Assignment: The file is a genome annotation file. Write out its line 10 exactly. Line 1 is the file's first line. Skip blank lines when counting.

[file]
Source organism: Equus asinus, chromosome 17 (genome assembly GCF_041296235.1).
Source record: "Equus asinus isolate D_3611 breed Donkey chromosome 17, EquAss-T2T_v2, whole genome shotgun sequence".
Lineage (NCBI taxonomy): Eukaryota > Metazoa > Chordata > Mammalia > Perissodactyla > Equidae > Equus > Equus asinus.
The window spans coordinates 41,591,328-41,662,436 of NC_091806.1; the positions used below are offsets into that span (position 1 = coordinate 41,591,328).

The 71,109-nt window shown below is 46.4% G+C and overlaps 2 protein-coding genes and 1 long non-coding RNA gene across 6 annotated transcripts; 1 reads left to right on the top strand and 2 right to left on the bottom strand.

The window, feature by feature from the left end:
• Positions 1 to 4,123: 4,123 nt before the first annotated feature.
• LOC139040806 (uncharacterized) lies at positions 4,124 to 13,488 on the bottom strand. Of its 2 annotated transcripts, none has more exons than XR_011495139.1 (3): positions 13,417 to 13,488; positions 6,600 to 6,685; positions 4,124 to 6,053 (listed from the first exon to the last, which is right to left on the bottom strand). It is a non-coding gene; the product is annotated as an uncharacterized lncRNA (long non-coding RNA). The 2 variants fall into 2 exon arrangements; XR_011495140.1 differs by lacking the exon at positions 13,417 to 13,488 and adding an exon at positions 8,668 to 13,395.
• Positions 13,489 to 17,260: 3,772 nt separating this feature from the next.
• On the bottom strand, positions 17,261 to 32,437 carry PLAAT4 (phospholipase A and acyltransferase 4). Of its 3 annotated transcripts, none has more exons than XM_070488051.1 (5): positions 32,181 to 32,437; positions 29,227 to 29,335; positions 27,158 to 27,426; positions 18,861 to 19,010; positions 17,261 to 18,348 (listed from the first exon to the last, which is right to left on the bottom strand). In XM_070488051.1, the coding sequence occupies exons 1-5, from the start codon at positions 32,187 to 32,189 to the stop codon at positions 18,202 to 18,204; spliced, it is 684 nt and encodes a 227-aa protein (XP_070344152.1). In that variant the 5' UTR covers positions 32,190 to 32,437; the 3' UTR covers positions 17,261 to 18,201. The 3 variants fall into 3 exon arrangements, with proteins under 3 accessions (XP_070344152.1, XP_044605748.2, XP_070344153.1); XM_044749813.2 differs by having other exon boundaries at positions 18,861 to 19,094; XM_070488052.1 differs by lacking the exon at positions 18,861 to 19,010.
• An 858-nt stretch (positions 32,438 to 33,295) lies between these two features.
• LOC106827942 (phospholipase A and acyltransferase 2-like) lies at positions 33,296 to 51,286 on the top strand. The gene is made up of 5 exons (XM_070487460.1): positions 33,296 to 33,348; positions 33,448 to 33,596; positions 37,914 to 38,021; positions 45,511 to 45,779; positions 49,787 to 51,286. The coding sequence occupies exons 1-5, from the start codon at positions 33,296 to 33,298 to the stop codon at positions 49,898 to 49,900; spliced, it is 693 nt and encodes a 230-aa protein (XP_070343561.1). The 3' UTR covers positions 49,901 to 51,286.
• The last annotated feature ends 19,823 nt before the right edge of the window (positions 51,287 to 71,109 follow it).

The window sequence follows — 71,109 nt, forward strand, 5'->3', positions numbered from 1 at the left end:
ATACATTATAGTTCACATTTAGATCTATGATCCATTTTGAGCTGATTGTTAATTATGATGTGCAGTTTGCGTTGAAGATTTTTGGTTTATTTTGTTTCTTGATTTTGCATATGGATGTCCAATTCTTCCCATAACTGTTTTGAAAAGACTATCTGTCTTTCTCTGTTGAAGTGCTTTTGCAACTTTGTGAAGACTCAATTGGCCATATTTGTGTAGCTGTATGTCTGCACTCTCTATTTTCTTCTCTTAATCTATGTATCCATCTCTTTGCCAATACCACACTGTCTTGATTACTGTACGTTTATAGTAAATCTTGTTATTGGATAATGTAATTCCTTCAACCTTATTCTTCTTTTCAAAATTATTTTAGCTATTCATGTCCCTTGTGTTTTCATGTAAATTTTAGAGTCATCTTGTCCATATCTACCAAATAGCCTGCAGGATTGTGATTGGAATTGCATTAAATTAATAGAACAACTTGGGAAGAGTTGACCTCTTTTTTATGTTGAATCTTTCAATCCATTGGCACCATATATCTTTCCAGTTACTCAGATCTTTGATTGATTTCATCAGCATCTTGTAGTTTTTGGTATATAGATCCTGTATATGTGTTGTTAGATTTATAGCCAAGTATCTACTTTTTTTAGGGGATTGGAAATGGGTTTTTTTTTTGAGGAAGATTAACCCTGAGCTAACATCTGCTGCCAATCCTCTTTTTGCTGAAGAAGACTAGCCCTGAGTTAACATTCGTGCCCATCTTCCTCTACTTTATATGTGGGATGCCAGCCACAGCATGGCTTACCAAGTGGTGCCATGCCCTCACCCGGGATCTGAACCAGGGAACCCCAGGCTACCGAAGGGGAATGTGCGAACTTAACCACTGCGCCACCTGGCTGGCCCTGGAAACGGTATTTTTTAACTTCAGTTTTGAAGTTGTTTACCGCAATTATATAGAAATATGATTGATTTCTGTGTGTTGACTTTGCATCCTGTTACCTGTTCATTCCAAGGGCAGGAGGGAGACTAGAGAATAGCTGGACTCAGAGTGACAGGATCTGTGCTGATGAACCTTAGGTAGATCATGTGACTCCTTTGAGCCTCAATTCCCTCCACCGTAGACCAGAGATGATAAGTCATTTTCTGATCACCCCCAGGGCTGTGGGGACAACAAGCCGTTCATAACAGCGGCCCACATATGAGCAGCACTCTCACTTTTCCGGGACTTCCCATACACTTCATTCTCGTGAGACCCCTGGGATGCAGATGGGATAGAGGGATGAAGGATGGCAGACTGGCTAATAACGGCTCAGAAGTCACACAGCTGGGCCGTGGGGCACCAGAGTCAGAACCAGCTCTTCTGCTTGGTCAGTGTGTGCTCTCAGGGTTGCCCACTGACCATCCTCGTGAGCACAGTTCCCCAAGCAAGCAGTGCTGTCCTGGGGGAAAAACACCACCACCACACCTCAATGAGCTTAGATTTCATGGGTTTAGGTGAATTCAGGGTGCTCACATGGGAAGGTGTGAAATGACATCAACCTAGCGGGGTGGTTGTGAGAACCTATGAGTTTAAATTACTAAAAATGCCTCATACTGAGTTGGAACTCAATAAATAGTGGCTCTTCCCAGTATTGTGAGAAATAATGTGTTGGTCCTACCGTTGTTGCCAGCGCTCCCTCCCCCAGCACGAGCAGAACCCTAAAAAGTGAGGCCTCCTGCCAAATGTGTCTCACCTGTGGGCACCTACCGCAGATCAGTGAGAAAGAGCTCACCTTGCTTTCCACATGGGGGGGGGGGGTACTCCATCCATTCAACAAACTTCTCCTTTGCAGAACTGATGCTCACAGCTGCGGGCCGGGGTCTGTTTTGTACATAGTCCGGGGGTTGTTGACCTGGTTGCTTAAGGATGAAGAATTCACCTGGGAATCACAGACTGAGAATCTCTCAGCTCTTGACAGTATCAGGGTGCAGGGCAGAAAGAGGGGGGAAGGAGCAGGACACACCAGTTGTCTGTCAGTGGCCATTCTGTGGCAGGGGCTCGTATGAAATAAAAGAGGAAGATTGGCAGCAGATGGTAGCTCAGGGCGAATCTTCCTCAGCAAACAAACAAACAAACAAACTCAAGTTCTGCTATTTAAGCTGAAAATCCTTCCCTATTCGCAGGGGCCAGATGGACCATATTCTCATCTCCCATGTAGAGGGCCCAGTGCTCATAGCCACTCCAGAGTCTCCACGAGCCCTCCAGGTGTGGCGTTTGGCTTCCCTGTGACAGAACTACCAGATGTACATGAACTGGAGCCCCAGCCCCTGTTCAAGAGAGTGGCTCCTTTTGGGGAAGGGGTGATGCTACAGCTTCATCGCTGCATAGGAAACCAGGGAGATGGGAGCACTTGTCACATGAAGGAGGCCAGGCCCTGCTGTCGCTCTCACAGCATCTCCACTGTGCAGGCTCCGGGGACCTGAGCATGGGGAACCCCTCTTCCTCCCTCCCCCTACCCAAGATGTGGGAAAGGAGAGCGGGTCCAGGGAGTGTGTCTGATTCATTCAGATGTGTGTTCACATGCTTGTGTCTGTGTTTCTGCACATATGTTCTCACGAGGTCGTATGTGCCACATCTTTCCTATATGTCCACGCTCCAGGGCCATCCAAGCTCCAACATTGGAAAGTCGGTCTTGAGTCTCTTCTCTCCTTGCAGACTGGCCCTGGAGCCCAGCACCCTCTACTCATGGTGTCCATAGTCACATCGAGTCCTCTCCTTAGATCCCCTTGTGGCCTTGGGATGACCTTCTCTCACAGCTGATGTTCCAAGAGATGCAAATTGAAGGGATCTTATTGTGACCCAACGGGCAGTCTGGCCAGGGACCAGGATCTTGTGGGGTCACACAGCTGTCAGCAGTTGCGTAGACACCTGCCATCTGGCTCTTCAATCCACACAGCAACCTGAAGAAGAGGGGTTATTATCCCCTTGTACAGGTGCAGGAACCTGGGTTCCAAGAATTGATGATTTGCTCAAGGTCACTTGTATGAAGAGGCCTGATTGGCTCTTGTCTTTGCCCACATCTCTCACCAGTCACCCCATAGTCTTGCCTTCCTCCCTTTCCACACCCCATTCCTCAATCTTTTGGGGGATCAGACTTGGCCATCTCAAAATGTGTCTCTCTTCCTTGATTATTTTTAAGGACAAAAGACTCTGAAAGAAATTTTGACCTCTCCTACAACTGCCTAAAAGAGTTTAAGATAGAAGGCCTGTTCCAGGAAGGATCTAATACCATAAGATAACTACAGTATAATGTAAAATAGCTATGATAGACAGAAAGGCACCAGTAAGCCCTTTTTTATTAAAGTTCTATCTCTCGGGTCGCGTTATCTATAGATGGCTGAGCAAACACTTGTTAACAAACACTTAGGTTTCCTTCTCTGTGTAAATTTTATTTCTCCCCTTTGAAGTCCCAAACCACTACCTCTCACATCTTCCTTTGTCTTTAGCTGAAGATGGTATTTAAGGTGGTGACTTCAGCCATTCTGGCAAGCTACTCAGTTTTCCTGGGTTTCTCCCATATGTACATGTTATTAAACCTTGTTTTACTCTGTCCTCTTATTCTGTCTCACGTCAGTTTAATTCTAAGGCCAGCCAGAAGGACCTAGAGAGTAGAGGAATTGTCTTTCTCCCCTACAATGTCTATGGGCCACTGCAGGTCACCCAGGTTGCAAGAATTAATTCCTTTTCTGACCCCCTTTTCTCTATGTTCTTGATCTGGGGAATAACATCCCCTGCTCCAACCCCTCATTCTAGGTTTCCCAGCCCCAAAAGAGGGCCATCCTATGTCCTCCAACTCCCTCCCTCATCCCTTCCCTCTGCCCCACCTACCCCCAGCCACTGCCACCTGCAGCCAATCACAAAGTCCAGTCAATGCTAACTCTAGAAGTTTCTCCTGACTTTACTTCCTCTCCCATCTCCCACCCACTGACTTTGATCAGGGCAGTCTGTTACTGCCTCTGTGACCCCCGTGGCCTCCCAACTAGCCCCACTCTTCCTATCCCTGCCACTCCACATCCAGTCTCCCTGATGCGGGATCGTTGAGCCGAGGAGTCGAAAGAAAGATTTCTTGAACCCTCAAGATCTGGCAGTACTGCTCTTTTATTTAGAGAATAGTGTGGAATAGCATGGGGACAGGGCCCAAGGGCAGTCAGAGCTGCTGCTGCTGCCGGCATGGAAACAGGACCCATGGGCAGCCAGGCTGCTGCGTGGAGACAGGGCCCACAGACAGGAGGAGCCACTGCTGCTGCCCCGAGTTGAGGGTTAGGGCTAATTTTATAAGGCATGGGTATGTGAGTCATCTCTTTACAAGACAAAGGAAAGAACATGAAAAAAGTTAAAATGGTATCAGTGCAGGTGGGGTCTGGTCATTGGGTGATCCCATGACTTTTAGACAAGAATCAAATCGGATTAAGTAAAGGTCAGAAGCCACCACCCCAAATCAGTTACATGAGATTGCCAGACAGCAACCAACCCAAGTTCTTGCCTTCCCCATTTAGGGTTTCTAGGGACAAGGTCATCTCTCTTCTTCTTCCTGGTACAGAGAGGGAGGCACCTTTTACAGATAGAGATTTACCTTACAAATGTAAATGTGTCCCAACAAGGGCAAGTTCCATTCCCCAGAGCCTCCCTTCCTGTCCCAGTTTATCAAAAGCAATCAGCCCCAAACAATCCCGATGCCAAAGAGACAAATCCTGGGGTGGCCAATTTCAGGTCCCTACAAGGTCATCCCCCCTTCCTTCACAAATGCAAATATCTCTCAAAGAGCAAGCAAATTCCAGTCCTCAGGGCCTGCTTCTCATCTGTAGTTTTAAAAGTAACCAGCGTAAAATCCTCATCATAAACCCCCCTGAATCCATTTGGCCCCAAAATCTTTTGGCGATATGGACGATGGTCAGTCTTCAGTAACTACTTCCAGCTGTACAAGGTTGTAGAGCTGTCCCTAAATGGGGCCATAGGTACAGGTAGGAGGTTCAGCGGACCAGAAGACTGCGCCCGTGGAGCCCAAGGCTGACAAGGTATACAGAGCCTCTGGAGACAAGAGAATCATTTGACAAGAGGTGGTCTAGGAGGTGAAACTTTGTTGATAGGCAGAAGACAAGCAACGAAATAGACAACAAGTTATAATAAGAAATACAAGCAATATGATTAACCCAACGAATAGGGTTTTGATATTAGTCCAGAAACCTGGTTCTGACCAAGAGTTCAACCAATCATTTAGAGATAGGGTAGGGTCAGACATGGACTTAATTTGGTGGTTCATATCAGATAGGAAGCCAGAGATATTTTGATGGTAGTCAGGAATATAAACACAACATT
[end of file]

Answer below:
• On the bottom strand, positions 17,261 to 32,437 carry PLAAT4 (phospholipase A and acyltransferase 4). Of its 3 annotated transcripts, none has more exons than XM_070488051.1 (5): positions 32,181 to 32,437; positions 29,227 to 29,335; positions 27,158 to 27,426; positions 18,861 to 19,010; positions 17,261 to 18,348 (listed from the first exon to the last, which is right to left on the bottom strand). In XM_070488051.1, the coding sequence occupies exons 1-5, from the start codon at positions 32,187 to 32,189 to the stop codon at positions 18,202 to 18,204; spliced, it is 684 nt and encodes a 227-aa protein (XP_070344152.1). In that variant the 5' UTR covers positions 32,190 to 32,437; the 3' UTR covers positions 17,261 to 18,201. The 3 variants fall into 3 exon arrangements, with proteins under 3 accessions (XP_070344152.1, XP_044605748.2, XP_070344153.1); XM_044749813.2 differs by having other exon boundaries at positions 18,861 to 19,094; XM_070488052.1 differs by lacking the exon at positions 18,861 to 19,010.